These 5 latest stories from the tech space will keep you updated with trends today.
1. Snapchat takes action against President Trump
In what is seemingly playing out as a planned, unified development from social media platforms to taunt the U.S. President; multimedia messaging app Snapchat has joined the list of platforms disapproving actions of the White House President, Donald Trump. Snapchat announced it will no longer promote President Donald Trump’s account on its video-sharing platform, alleging that the president has joined a list of individuals inciting racial injustice.
Speaking on this development, Snapchat spokesperson informed that its platform disassociates completely from anyone promoting violence as it doesn’t belong to its vision of creating a peaceful society. He said: “We will not amplify voices who incite racial violence and injustice by giving them free promotion on Discover. Racial violence and injustice have no place in our society, and we stand together with all who seek peace, love, equality, and justice in America.”
2. Aptive Capital opens application for $10k investment pitch
US investor Aptive Capital has opened application for startups looking for investment of $10 000 after emerging among 5 best in a virtual pitching contest. In its announcement, the VC firm noted that it looks to support entrepreneurs and innovators that have a focus on social impact, launched earlier this year in response to the funding gap that has come about because of the pandemic.
However, to qualify, startups, according to Aptive Capital, must be based in Nigeria, Ghana, Kenya, South Africa, Egypt or Ethiopia. Furthermore, in ascertaining eligibility, startups must equally have a minimum viable product (MVP) or be a revenue-generating startup or business in need of funding.
Apple was originally founded by three partners in 1976: Steve Jobs, Steve Wozniak, and who else?
A. Ronald Wayne
B. Ronald Reagan
C. Tom Eddy
D. Tom Freeman
Answer: See end of post.
3. South Korea’s K-Startup Grand Challenge opens for African Startups
Financed and conducted by the Korean government, the K-Startup Grand Challenge (KSGC) has open its application window to host a startup accelerator programme for African startups. According to feeds from press, the programme’s initiative is to support foreign startups with an ambition to enter the Korean market and further explore the international space.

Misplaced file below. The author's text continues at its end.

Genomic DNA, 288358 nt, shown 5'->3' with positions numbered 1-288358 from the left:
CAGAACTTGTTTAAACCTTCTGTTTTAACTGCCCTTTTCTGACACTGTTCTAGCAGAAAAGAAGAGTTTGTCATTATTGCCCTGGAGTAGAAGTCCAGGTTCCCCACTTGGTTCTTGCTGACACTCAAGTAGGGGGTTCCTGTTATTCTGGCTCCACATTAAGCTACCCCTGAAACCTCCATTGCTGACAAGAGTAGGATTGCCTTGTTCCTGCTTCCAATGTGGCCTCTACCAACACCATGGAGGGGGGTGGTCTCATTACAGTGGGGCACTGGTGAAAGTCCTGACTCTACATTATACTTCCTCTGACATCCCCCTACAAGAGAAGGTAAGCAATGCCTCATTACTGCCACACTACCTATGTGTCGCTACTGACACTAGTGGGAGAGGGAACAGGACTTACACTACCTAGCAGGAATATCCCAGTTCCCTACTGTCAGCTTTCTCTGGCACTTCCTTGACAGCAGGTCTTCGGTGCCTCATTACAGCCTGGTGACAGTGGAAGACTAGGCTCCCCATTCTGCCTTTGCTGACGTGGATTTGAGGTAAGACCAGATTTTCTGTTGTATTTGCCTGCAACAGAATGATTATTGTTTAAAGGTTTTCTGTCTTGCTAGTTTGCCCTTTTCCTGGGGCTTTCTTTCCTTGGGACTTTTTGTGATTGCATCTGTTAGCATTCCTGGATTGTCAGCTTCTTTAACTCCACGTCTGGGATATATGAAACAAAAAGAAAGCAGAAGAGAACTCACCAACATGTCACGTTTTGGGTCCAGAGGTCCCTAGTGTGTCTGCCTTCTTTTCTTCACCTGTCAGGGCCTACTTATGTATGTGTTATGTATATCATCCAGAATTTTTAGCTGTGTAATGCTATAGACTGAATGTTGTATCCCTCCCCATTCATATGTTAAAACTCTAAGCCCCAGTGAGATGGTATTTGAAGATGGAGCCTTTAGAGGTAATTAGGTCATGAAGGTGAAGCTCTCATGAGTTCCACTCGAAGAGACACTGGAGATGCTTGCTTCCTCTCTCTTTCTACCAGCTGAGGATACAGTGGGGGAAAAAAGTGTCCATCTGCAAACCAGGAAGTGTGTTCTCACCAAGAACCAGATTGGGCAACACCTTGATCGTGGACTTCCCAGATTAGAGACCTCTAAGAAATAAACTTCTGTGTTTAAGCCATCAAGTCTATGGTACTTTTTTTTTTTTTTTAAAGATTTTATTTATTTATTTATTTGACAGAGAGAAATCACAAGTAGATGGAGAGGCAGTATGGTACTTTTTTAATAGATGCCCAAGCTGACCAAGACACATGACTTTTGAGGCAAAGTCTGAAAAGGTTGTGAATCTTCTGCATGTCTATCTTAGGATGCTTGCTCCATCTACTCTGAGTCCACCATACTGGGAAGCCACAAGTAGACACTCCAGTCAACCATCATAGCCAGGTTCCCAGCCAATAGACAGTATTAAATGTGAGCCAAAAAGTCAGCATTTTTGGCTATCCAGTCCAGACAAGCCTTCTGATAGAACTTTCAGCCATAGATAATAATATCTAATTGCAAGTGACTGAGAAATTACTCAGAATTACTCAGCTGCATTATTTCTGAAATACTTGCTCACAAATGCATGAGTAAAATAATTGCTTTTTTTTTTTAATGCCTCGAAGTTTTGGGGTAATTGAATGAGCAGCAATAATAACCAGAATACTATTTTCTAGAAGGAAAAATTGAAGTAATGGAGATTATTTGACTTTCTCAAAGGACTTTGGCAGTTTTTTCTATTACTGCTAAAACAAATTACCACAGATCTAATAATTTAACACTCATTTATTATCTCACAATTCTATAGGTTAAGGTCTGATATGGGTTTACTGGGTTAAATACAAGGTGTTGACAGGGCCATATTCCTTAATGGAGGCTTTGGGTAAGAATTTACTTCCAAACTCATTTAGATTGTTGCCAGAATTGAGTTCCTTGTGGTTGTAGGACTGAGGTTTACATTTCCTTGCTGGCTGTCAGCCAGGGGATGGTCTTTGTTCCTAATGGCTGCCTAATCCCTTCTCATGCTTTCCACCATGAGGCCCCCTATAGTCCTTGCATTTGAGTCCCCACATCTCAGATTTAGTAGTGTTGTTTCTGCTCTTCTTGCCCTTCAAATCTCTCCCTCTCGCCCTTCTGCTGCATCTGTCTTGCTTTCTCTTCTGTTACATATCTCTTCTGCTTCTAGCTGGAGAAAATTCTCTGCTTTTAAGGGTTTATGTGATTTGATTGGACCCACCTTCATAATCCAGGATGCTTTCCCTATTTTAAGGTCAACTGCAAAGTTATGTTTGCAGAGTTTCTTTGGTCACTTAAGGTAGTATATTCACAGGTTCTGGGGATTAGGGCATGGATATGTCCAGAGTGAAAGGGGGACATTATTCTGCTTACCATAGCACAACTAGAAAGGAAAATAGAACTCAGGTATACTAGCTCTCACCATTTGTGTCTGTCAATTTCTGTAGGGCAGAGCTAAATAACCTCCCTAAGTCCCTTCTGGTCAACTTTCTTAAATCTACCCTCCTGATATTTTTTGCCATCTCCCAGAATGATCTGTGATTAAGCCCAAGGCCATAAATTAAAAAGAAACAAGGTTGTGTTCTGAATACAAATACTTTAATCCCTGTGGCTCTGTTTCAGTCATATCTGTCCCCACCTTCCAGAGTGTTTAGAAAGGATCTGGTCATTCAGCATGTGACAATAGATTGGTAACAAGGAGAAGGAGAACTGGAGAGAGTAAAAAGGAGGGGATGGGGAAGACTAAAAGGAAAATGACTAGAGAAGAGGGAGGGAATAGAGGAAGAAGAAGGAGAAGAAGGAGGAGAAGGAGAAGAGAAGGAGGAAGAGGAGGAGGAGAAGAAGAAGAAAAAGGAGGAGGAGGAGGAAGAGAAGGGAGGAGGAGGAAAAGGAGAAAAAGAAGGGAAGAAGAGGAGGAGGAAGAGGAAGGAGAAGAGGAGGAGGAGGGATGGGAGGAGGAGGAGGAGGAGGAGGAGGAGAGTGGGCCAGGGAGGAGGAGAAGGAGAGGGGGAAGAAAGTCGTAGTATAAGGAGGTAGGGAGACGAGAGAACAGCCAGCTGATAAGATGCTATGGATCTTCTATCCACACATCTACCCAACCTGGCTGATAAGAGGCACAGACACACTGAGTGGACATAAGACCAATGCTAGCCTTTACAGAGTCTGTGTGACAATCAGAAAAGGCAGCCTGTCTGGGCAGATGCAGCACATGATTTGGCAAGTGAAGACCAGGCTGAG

With supports from the Ministry of SMEs and Startups (MSS) and National IT Industry Promotion Agency (NIPA) in Korea, selected startup teams will benefit by participating in a three-month programme while leveraging networking opportunities and learning from experts on financial support and business development.
4. South Africa’s Sticitt secures $249k funding
Sticitt, a South African cashless payments startup, has raised ZAR4.25 million (US$249,000) in funding. According to press, the fund is expected to cover for operational expenses of Sticitt, towards supporting its current market rollouts.
The 2 year old company was founded by Mitch Dart, Dennis Wevell and Theo Kitshoff, and launched to establish a simplified banking alternative. Industry product analysts have noted that its wallet-based payment platform, Sticitt Pay, provides niche communities with an alternative payment solution to cash, formal banking and card-based payments.
5. Anti-phishing startup Inky lands $20M investment
Inky, an anti-phishing startup, has raised $20 million in its Series B round of funding. Led by Insight Partners, the funding will help the company push for greater enterprise adoption and expand to international markets including Europe, Asia and Latin America.
Inky, according to its milestone calendar, started out a decade ago with a mission to reinvent email with its desktop app, focusing on helping users better organize and filter their inboxes. Reviewers recall that the company pivoted away from its email improvement efforts in 2018 to focus on its cloud-based anti-phishing technology. Not long, it raised $5.6 million in its Series A round.
Tech Trivia Answer: Ronald Wayne
Ronald Wayne joined Steve Jobs and Steve Wozniak to found Apple on April 1, 1976. Wayne met Jobs at Atari and provided administrative oversight during Apple’s first days but sold his shares less than two weeks with the company for $800 plus $1,500 a year later to forfeit any claims (around $9,000 today).
Among other personal reasons, Wayne backed out because he was concerned about the potential for creditors to seize his assets. All three partners assumed equal responsibility for the company’s debt, but Wayne was the only one with much to lose.
Had he kept his 10% stake in Apple, Wayne would reportedly be worth in excess of $60 billion.
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